You are here


-A A +A

Settled in 1639 along the dominant east-west trail leading into the interior of Massachusetts (later the Boston Post Road), Sudbury grew slowly, hampered by heavy losses in an April 1676 raid during King Phillip's War. A small number of mills augmented a subsistence agricultural economy in the colonial period, from which an impressive number of houses survive. After the Revolution, little changed in Sudbury's population or economy until the final quarter of the nineteenth century. Two secondary rail lines (1870s–1880s) only facilitated the export of agricultural products to a larger market. Anti-quarian interest in the colonial past brought urbanites eager to restore old houses, most notably the industrialist Henry Ford's activities at the Wayside Inn (SD3) in the 1920s. By then, the automobile highways of routes 20 and 27 opened the agricultural lands for suburban development. Commercial pressure along these routes and adjacent residential expansion increased in the second half of the twentieth century, although the Sudbury Center Historic District (SD1) retains its historic character.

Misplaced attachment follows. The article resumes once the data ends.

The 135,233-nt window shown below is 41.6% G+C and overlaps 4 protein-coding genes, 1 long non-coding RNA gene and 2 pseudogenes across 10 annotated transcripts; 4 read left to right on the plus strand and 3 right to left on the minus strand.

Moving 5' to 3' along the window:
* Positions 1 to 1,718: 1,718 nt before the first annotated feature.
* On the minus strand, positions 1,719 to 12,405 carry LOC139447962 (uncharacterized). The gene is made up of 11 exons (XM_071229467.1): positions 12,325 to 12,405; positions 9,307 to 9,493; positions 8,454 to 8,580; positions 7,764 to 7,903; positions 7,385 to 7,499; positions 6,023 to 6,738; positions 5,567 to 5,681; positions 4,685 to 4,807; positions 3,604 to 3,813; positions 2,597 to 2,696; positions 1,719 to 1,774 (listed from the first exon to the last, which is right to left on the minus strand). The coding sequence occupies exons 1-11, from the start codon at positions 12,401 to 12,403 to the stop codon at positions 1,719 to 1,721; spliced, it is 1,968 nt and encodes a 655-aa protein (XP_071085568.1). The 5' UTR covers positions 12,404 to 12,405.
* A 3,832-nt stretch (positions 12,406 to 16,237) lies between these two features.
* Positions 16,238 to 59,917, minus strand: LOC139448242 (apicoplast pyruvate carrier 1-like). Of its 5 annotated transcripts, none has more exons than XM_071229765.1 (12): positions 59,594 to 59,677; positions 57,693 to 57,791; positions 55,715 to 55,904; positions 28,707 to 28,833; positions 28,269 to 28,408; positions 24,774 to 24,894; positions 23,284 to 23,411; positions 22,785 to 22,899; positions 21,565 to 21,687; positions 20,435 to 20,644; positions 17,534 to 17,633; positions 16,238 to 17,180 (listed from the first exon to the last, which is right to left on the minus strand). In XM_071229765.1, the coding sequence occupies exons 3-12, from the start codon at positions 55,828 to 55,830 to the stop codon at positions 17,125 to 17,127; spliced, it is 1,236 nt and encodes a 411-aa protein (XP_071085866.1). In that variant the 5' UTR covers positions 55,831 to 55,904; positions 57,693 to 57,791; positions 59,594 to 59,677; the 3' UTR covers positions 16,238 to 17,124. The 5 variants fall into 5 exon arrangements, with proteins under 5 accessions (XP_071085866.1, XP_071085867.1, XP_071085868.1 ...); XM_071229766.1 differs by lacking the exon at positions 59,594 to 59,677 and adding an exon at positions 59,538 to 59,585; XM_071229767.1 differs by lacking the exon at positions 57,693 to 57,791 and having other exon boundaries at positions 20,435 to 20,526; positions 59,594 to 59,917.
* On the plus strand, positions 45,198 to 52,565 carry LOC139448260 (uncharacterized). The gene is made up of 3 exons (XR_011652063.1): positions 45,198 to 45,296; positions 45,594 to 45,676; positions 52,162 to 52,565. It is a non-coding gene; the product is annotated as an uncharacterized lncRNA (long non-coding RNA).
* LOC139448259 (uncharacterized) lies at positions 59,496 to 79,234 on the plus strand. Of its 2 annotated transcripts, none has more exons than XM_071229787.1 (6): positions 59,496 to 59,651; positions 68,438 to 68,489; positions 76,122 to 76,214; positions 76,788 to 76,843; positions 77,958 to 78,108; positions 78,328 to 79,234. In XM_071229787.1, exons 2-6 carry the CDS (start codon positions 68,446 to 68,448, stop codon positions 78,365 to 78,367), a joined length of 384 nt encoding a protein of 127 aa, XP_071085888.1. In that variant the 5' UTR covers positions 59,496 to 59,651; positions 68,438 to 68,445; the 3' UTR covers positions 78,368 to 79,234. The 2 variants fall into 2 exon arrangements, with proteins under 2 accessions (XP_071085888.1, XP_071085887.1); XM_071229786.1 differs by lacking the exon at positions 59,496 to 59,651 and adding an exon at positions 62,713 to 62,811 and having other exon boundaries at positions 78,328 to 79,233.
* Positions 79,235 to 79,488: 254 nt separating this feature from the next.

Writing Credits

Keith N. Morgan

If SAH Archipedia has been useful to you, please consider supporting it.

SAH Archipedia tells the story of the United States through its buildings, landscapes, and cities. This freely available resource empowers the public with authoritative knowledge that deepens their understanding and appreciation of the built environment. But the Society of Architectural Historians, which created SAH Archipedia with University of Virginia Press, needs your support to maintain the high-caliber research, writing, photography, cartography, editing, design, and programming that make SAH Archipedia a trusted online resource available to all who value the history of place, heritage tourism, and learning.

, ,